Ford Galaxy MPV
“The Ford Galaxy is a seriously practical MPV that finds favour with families and chauffeurs and drives well”
- Versatile seating arrangements
- Immensely practical
- Spacious interior
- Lacks rear USB socket
- Boxy, uninspiring styling
- Interior not quite as plush as some
The Ford Galaxy MPV has been a staple on British roads since the nineties, when it arrived to take on the successful Renault Espace in a growing new class. Buying trends have shifted in favour of SUVs now, but the current Galaxy is the best yet.
Previously, Ford worked with VW on its big people carrier, leading to similarities between the Galaxy and Volkswagen Sharan, but that’s no longer the case. In fact, the Sharan and closely related SEAT Alhambra are its biggest rivals. The Galaxy is slightly larger, giving passengers a touch more room inside, and it’s well equipped, too. It sits at the top of Ford’s MPV line-up, above the Ford S-MAX, which is essentially a sportier version of the Galaxy.
Quite a few cars will seat seven, including SUVs like the Land Rover Discovery Sport and Skoda Kodiaq, but very few offer as much space for each passenger as the Galaxy. While many are really intended for five adults and two kids, seven fully grown people can travel in the Galaxy in comfort. Those seats aren’t static either – you can fold them down in multiple configurations to adjust the amount of luggage space depending on how many people are inside. Stow them all away and you’ll have a luxurious van to haul furniture with.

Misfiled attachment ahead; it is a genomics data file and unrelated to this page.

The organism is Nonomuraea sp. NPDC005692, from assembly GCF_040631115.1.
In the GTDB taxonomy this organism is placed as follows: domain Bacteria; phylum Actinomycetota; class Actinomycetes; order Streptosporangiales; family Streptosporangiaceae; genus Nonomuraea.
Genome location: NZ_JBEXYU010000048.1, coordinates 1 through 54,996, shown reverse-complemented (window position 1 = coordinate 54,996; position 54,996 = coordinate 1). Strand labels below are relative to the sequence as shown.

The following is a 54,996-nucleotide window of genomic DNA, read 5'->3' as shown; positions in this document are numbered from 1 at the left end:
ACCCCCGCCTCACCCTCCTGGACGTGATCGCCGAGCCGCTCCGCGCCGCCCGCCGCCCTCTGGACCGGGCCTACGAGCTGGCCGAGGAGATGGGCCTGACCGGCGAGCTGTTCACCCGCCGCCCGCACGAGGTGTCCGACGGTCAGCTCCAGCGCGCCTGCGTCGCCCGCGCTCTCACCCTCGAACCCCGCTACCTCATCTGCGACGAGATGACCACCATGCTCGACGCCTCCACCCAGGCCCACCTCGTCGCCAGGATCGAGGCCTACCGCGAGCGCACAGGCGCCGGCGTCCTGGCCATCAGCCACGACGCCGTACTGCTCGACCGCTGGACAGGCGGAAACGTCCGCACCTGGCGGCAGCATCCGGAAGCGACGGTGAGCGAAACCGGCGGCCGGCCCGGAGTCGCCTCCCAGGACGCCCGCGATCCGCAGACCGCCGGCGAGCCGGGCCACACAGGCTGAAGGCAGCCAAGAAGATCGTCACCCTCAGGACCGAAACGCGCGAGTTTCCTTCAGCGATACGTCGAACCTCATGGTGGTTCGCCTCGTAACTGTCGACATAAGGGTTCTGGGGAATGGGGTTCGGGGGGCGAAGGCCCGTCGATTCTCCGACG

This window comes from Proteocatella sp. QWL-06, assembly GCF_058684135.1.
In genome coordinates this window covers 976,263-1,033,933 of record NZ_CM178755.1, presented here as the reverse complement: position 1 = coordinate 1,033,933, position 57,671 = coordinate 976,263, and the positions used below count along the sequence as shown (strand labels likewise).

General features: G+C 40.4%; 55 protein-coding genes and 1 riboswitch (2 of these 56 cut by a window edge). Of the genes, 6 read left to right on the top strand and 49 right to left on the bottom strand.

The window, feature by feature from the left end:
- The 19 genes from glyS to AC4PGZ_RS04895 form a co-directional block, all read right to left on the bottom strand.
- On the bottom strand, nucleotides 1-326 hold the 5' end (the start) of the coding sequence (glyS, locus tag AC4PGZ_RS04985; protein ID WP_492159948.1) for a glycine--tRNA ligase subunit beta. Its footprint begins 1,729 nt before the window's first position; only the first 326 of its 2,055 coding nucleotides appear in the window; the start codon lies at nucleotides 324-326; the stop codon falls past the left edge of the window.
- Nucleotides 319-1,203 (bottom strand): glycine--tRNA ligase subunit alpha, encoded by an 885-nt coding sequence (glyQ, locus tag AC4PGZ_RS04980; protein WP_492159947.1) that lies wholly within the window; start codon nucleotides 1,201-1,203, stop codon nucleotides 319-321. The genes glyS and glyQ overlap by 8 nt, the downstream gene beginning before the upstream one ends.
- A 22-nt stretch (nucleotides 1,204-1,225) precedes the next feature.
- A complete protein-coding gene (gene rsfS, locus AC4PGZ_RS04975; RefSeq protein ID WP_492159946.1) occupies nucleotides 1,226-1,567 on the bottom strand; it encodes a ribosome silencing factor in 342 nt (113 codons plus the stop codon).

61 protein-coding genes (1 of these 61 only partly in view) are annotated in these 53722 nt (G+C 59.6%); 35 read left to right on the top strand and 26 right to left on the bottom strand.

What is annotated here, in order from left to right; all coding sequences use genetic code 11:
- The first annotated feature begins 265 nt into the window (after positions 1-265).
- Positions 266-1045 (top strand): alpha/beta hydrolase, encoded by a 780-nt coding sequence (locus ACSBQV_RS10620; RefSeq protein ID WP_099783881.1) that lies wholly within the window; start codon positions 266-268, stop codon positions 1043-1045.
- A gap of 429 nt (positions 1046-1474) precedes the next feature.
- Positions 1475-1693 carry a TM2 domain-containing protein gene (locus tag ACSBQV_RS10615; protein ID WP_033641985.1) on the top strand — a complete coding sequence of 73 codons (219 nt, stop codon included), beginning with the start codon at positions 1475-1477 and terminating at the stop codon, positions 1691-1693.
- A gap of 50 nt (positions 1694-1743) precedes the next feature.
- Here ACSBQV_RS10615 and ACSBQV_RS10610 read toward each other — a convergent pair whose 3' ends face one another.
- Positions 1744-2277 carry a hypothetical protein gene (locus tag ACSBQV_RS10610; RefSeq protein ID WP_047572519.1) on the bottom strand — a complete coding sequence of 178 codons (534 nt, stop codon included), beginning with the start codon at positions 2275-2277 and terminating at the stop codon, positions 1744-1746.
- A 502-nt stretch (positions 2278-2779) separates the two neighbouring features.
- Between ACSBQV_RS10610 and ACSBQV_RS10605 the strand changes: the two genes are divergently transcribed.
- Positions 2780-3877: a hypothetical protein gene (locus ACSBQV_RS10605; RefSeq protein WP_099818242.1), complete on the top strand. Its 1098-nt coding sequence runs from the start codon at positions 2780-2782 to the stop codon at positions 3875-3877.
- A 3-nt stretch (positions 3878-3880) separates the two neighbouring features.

You might think Ford’s reputation for selling sharp-handling cars wouldn’t extend to the Galaxy, but you’d be wrong. This box on wheels doesn’t need to work off-road like most SUVs, so its suspension offers deft handling, with little body lean and a smooth ride. Even the steering is precise and offers plenty of feel, giving you confidence in the tyres' grip.
In 2019, Ford discontinued the 237bhp 2.0-litre turbocharged diesel engine from the Galaxy line-up, leaving a choice of less powerful diesel engines that are perhaps better suited to its effortless mile-munching character.
They range from 148 to 187bhp, and the 187bhp 2.0-litre diesel, capable of 43.5mpg, offers a great blend of power and economy. You can choose a four-wheel drive version, too; its extra traction in slippery conditions comes at the expense of increased fuel consumption, but if you make frequent ski trips, it could be worth considering (as long as you can stomach the higher list price).
Another strong Galaxy attribute is build quality. Although some of the interior materials (and there are a lot of them) are clearly robust rather than handsome, it’s all well assembled and pleasant to touch. No model is anything less than generously equipped, either – even the entry-level Zetec has alloy wheels, DAB radio, Bluetooth and climate control and Ford’s SYNC 3 infotainment system, while Titanium adds sat nav, cruise control, lane-keeping assistance and automatic headlights and wipers.
The Galaxy achieved a five-star safety rating in crash-testing by independent experts Euro NCAP, with seven airbags on all models and autonomous emergency braking available as an option on top-spec versions. While Ford itself doesn’t have the best reputation for reliability, the Galaxy uses proven technology and many private-hire companies rely on it to cover huge mileages every day. Maintenance costs shouldn’t be exorbitant, either.
Not every family needs an MPV this big, but if seven people need to travel together in comfort and safety – and quite quickly if needs be – the Galaxy is well worth a look, especially the Zetec model with the 148bhp engine diesel and an eight-speed automatic gearbox, which is capable of around 43mpg under the WLTP testing cycle.